Thanks for everything you’ve done so far—we’re getting so close to the day where we can buy a bottle of wine where we buy our food.  


You can connect with us at any of the following:  

Don’t forget that you can also reach us by e-mail any time at  

Thanks again for all your support.

A toast to success, Red White and Food Team

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Tea Party Choices: Purity of Principle or Maturity of Method

Excellent post. What is the right balance between pragmatism and ideology? How can the tea party win friends and influence people? Will the tea party overreach and self destruct? How do we best advance the cause? Rod

By Ken Marrerro, Blue Collar Muse

I was listening to some Tea Party leaders recently. They were unhappy some Representatives had not yet made their position on a bill public. They decided to find out those positions and if a Rep was voting “wrong,” to threaten him with a primary challenge.

Disagreements, even among allies, are inevitable. How we handle them defines our relationship’s future. In the aftermath of successful influence in 2010′s elections, some Tea Party activists are choosing coercion over cooperation. (link)

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Friday, March 25, 2011

CNN Spotlights Murfreesboro and Mosque 7PM Sunday Night

Murfreesboro is making worldwide news again on Sunday night (3/27/2011). CNN is broadcasting a special at 7:00 o’clock local time (Central) that is titled “Unwelcome: The Muslims Next Door. Does freedom of religion mean freedom from suspicion?”
Preview at

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Wednesday, March 23, 2011

Law's Sponsor (Me) Warned in '88: 'We're Poisoning Our Kids'

(For some reason this video is slow loading. If you do not see the video below, click on the post title above and it will load.)

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1988 law designed to protect school children from radon unenforced

By Ben Hall
Investigative Reporter

NASHVILLE, Tenn. -- The Metro Health Department has launched a program to test every Metro school for radon.

That testing comes after NewsChannel 5 Investigates discovered that Metro had failed to follow a 1988 law designed to protect school children from radon, a naturally occurring gas known to cause lung cancer.
The Health Department and Metro Schools both claim they did not know the law existed.

But former Metro Councilman Rod Williams said he cannot believe city officials apparently forgot or ignored the ordinance that he sponsored.

Ordinance 88-526 passed the Metro Council and was signed by the mayor back in 1988.  Williams was a passionate advocate for making sure Metro schools were safe from radon.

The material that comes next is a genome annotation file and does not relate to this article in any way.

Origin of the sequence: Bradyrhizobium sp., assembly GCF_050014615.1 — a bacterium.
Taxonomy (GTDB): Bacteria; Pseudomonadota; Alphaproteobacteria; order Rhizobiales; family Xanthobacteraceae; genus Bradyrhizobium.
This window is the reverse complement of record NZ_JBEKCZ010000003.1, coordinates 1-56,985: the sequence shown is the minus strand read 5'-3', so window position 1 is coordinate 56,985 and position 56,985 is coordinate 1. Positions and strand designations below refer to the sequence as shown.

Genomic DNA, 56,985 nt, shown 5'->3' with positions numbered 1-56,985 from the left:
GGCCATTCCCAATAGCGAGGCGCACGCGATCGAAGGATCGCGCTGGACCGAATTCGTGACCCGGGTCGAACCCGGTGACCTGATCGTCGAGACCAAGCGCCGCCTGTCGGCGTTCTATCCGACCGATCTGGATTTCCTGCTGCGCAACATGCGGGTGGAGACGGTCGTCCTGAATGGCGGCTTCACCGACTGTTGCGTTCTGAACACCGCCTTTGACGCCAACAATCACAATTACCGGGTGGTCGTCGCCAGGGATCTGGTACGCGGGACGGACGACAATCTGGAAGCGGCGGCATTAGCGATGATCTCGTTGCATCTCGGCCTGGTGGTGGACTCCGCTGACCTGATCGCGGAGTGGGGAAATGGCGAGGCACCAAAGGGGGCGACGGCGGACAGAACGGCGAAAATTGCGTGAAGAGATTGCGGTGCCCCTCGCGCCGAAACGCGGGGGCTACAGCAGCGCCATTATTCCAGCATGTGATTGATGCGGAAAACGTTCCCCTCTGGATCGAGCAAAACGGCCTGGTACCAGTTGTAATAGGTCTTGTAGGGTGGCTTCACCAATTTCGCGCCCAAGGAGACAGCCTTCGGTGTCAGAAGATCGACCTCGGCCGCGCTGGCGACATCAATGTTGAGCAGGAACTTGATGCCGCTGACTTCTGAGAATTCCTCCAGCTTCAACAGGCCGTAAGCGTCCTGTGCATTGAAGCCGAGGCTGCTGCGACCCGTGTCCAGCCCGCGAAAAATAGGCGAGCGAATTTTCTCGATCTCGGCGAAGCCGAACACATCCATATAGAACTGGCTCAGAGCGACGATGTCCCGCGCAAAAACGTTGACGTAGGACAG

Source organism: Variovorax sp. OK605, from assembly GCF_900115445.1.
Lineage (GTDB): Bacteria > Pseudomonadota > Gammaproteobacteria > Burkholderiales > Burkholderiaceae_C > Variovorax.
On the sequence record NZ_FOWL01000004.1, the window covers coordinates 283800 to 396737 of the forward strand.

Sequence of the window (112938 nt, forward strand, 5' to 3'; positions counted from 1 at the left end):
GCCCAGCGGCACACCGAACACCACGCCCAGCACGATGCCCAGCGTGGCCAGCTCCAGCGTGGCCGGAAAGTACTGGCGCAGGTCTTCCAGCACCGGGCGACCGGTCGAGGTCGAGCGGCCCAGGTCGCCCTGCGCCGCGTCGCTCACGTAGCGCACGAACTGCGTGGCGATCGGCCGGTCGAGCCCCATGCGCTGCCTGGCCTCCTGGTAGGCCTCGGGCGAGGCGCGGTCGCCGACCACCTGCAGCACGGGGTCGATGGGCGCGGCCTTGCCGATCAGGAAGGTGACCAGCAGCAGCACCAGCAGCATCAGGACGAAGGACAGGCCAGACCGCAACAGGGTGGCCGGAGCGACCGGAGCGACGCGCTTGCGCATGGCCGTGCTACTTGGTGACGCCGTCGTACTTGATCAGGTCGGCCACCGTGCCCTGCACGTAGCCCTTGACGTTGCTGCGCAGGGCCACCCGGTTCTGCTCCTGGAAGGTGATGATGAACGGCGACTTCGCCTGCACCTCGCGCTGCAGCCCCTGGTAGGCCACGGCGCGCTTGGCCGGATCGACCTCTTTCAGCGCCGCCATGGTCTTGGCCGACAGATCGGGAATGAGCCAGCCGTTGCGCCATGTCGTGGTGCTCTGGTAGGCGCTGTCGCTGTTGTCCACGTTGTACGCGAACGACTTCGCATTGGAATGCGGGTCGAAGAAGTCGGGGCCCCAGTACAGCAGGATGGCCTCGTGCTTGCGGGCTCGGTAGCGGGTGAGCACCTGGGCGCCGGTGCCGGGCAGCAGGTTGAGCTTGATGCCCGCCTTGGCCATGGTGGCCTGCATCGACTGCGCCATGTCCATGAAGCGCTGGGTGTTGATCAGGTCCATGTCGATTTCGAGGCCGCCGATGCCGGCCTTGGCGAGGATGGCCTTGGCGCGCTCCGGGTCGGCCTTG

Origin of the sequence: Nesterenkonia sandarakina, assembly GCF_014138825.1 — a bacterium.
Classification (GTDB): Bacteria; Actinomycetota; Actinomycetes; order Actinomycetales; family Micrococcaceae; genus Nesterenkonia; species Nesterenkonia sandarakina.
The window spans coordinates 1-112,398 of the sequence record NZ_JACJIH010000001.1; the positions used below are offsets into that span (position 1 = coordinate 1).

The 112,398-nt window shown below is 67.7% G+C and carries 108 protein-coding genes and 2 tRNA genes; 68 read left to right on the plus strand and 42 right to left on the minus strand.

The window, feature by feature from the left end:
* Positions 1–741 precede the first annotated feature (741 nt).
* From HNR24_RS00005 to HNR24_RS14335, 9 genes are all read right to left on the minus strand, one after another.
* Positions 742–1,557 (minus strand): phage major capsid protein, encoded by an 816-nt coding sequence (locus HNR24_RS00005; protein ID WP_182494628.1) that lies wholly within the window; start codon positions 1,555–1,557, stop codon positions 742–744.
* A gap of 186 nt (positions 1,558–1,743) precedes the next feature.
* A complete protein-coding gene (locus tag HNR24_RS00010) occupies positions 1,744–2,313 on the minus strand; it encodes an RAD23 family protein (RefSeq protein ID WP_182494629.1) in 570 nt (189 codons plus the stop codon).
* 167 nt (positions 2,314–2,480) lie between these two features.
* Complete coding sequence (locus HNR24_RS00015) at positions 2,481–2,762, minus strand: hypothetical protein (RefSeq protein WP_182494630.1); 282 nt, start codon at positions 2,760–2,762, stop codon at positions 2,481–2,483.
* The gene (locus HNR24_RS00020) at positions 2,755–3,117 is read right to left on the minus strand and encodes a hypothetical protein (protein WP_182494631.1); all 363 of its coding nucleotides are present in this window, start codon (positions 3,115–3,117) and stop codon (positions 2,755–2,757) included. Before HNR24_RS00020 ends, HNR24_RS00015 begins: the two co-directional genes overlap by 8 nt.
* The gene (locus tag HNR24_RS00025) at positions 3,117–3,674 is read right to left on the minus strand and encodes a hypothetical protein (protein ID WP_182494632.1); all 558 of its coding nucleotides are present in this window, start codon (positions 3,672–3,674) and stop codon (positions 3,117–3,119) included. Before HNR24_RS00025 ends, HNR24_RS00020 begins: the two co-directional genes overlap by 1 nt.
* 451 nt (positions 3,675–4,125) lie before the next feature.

"Some in Metro want to bury their heads in the sand and hope that radon will go away," he said as he spoke for the bill in 1988.

"We're poisoning our kids." (link)

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Tuesday, March 22, 2011

Congrutulation to Senator Bill Ketron....

for rewriting his anti-terrorism bill know as "Material Support to Designated Entities Act of 2011" by removing all of the unnecessary antagonistic rhetoric, mean-spirited attach on the Islamic religion and pandering to anti-Sharia nut jobs. I support the bill. 
Here is the original bill. The amended version is here.

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Monday, March 21, 2011

Nashville Schools Test for Radon After 20-Year Delay

Twenty years ago while serving in the Metro Council I led a campaign to require Metro to test schools for radon and bring schools with excessive levels of radon into compliance. The bill I sponsored passed and was signed into laws by the Mayor, but now I discover that the law was conveniently forgotten and never enforced.

Radon is a deadly orderless, colorless gas that is the second leading cause of lung cancer in America. It is much more deadly than second-hand cigarette smoke. Devloping children are at greater risk than adults. The Nashville region has much higher levels of radon than most regions of the nation due to the composition of our shale.

It is my view, that since children are forced to be in school, the government has an obligation to provide a healthy environment for them.  I am outraged to discover that twenty years later, we are still exposing our kids lung cancer in unsafe buildings.

Chanel 5 news is reopening this story. I am interviewed in future segments of this story. 

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Report from West Nashville Summit: "Like" our Facebook Page

by Matt Nemeth

Thanks again to everyone who attended our meeting Saturday. We were pleased to see Ted Welch at our event! He has always been kind and gracious and certainly showed that to us again. We thank him for all that he has done for Republican causes!

Eric Golub was our speaker who came all the way from Los Angeles to speak to us. He is the author of numerous books including Ideological Bigotry. A self described Jewish conservative comedian, Eric spoke about the current state of our nation in an informative manner which mixes fact with humor. He certainly provides a unique perspective on our state of affairs and is not shy in his disposition.

You can read the wonderful writing at Eric's blog here:

Also, as I announced, we are trying to expand our communication capabilities for the breakfast summit. To do so I have created a Facebook page. Please click here and press the "Like" button. Let's try to get the number of Likes as high as we can get!

Again, thank you for your time and your involvement in local politics. I look forward to seeing everyone next month!

Take Care,
Matt Nemeth